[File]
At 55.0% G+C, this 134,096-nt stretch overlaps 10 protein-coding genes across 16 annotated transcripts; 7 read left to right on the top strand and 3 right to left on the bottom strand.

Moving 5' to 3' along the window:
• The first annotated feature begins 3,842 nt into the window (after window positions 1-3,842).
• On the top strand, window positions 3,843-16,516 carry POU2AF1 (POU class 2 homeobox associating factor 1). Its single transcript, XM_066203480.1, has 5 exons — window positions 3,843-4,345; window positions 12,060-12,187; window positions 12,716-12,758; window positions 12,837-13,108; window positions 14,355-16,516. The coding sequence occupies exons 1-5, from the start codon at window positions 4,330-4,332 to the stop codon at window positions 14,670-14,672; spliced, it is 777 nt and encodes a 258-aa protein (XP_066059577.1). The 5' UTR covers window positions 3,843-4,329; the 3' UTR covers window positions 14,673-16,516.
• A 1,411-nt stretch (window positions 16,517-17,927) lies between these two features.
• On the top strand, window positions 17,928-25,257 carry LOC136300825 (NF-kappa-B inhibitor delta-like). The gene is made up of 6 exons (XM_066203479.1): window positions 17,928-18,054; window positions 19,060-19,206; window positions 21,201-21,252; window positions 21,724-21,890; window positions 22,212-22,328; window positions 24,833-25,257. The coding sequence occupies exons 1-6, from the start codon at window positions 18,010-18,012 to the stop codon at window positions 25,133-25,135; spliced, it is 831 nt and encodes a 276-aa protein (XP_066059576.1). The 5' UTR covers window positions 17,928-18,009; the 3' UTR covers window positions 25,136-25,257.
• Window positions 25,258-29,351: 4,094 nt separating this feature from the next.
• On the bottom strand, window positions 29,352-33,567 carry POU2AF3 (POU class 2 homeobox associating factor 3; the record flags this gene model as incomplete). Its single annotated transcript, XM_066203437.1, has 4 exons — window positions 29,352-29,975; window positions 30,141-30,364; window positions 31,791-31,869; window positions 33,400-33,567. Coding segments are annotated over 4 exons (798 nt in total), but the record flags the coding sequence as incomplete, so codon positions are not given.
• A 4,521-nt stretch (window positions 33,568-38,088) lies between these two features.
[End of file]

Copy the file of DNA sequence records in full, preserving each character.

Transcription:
At 55.0% G+C, this 134,096-nt stretch overlaps 10 protein-coding genes across 16 annotated transcripts; 7 read left to right on the top strand and 3 right to left on the bottom strand.

Moving 5' to 3' along the window:
• The first annotated feature begins 3,842 nt into the window (after window positions 1-3,842).
• On the top strand, window positions 3,843-16,516 carry POU2AF1 (POU class 2 homeobox associating factor 1). Its single transcript, XM_066203480.1, has 5 exons — window positions 3,843-4,345; window positions 12,060-12,187; window positions 12,716-12,758; window positions 12,837-13,108; window positions 14,355-16,516. The coding sequence occupies exons 1-5, from the start codon at window positions 4,330-4,332 to the stop codon at window positions 14,670-14,672; spliced, it is 777 nt and encodes a 258-aa protein (XP_066059577.1). The 5' UTR covers window positions 3,843-4,329; the 3' UTR covers window positions 14,673-16,516.
• A 1,411-nt stretch (window positions 16,517-17,927) lies between these two features.
• On the top strand, window positions 17,928-25,257 carry LOC136300825 (NF-kappa-B inhibitor delta-like). The gene is made up of 6 exons (XM_066203479.1): window positions 17,928-18,054; window positions 19,060-19,206; window positions 21,201-21,252; window positions 21,724-21,890; window positions 22,212-22,328; window positions 24,833-25,257. The coding sequence occupies exons 1-6, from the start codon at window positions 18,010-18,012 to the stop codon at window positions 25,133-25,135; spliced, it is 831 nt and encodes a 276-aa protein (XP_066059576.1). The 5' UTR covers window positions 17,928-18,009; the 3' UTR covers window positions 25,136-25,257.
• Window positions 25,258-29,351: 4,094 nt separating this feature from the next.
• On the bottom strand, window positions 29,352-33,567 carry POU2AF3 (POU class 2 homeobox associating factor 3; the record flags this gene model as incomplete). Its single annotated transcript, XM_066203437.1, has 4 exons — window positions 29,352-29,975; window positions 30,141-30,364; window positions 31,791-31,869; window positions 33,400-33,567. Coding segments are annotated over 4 exons (798 nt in total), but the record flags the coding sequence as incomplete, so codon positions are not given.
• A 4,521-nt stretch (window positions 33,568-38,088) lies between these two features.